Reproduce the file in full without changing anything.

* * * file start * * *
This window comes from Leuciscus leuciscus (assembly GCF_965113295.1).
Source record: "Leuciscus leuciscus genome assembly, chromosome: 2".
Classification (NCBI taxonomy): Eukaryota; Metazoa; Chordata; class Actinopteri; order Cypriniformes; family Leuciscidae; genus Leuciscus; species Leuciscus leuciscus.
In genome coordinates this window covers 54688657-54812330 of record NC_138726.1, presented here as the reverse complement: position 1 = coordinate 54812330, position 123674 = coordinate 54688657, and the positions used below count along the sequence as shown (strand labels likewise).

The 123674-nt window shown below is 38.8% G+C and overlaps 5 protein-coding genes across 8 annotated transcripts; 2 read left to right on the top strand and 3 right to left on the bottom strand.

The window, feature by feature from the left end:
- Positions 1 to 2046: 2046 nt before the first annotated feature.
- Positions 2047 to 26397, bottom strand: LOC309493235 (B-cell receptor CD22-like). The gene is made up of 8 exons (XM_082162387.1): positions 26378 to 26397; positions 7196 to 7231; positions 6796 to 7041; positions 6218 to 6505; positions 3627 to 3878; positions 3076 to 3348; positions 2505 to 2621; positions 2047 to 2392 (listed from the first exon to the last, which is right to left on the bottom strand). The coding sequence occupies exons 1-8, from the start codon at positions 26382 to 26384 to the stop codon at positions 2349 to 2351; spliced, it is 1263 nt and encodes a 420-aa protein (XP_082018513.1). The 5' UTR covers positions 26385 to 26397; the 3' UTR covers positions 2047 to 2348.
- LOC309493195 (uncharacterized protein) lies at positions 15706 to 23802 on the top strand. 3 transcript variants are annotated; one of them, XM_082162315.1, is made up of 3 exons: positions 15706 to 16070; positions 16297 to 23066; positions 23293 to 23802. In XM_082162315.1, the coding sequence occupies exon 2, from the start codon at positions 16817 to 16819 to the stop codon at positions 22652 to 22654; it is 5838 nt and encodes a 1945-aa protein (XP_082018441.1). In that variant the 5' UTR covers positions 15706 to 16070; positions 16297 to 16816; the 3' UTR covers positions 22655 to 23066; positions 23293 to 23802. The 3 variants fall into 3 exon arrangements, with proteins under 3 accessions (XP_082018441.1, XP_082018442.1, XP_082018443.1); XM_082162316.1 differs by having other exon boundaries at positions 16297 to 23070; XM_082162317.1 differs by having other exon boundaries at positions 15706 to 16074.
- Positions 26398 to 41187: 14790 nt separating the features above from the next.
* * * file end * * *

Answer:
This window comes from Leuciscus leuciscus (assembly GCF_965113295.1).
Source record: "Leuciscus leuciscus genome assembly, chromosome: 2".
Classification (NCBI taxonomy): Eukaryota; Metazoa; Chordata; class Actinopteri; order Cypriniformes; family Leuciscidae; genus Leuciscus; species Leuciscus leuciscus.
In genome coordinates this window covers 54688657-54812330 of record NC_138726.1, presented here as the reverse complement: position 1 = coordinate 54812330, position 123674 = coordinate 54688657, and the positions used below count along the sequence as shown (strand labels likewise).

The 123674-nt window shown below is 38.8% G+C and overlaps 5 protein-coding genes across 8 annotated transcripts; 2 read left to right on the top strand and 3 right to left on the bottom strand.

The window, feature by feature from the left end:
- Positions 1 to 2046: 2046 nt before the first annotated feature.
- Positions 2047 to 26397, bottom strand: LOC309493235 (B-cell receptor CD22-like). The gene is made up of 8 exons (XM_082162387.1): positions 26378 to 26397; positions 7196 to 7231; positions 6796 to 7041; positions 6218 to 6505; positions 3627 to 3878; positions 3076 to 3348; positions 2505 to 2621; positions 2047 to 2392 (listed from the first exon to the last, which is right to left on the bottom strand). The coding sequence occupies exons 1-8, from the start codon at positions 26382 to 26384 to the stop codon at positions 2349 to 2351; spliced, it is 1263 nt and encodes a 420-aa protein (XP_082018513.1). The 5' UTR covers positions 26385 to 26397; the 3' UTR covers positions 2047 to 2348.
- LOC309493195 (uncharacterized protein) lies at positions 15706 to 23802 on the top strand. 3 transcript variants are annotated; one of them, XM_082162315.1, is made up of 3 exons: positions 15706 to 16070; positions 16297 to 23066; positions 23293 to 23802. In XM_082162315.1, the coding sequence occupies exon 2, from the start codon at positions 16817 to 16819 to the stop codon at positions 22652 to 22654; it is 5838 nt and encodes a 1945-aa protein (XP_082018441.1). In that variant the 5' UTR covers positions 15706 to 16070; positions 16297 to 16816; the 3' UTR covers positions 22655 to 23066; positions 23293 to 23802. The 3 variants fall into 3 exon arrangements, with proteins under 3 accessions (XP_082018441.1, XP_082018442.1, XP_082018443.1); XM_082162316.1 differs by having other exon boundaries at positions 16297 to 23070; XM_082162317.1 differs by having other exon boundaries at positions 15706 to 16074.
- Positions 26398 to 41187: 14790 nt separating the features above from the next.